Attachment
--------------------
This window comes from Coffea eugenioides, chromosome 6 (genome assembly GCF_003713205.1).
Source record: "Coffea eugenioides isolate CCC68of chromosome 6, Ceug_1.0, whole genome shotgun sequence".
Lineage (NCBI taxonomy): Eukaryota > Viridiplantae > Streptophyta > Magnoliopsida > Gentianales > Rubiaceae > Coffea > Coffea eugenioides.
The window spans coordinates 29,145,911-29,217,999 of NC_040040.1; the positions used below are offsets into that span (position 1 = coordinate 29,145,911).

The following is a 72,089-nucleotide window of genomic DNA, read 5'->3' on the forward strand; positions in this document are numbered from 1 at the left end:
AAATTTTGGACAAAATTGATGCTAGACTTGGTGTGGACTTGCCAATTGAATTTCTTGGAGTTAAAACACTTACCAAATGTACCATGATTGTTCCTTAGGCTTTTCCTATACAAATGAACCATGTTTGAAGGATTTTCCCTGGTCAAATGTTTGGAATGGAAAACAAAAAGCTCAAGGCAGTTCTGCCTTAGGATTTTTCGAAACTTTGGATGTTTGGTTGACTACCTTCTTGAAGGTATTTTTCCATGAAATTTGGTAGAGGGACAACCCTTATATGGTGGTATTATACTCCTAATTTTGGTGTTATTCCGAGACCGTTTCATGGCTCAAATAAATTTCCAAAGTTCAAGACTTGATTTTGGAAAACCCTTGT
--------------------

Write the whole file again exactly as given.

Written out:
This window comes from Coffea eugenioides, chromosome 6 (genome assembly GCF_003713205.1).
Source record: "Coffea eugenioides isolate CCC68of chromosome 6, Ceug_1.0, whole genome shotgun sequence".
Lineage (NCBI taxonomy): Eukaryota > Viridiplantae > Streptophyta > Magnoliopsida > Gentianales > Rubiaceae > Coffea > Coffea eugenioides.
The window spans coordinates 29,145,911-29,217,999 of NC_040040.1; the positions used below are offsets into that span (position 1 = coordinate 29,145,911).

The following is a 72,089-nucleotide window of genomic DNA, read 5'->3' on the forward strand; positions in this document are numbered from 1 at the left end:
AAATTTTGGACAAAATTGATGCTAGACTTGGTGTGGACTTGCCAATTGAATTTCTTGGAGTTAAAACACTTACCAAATGTACCATGATTGTTCCTTAGGCTTTTCCTATACAAATGAACCATGTTTGAAGGATTTTCCCTGGTCAAATGTTTGGAATGGAAAACAAAAAGCTCAAGGCAGTTCTGCCTTAGGATTTTTCGAAACTTTGGATGTTTGGTTGACTACCTTCTTGAAGGTATTTTTCCATGAAATTTGGTAGAGGGACAACCCTTATATGGTGGTATTATACTCCTAATTTTGGTGTTATTCCGAGACCGTTTCATGGCTCAAATAAATTTCCAAAGTTCAAGACTTGATTTTGGAAAACCCTTGT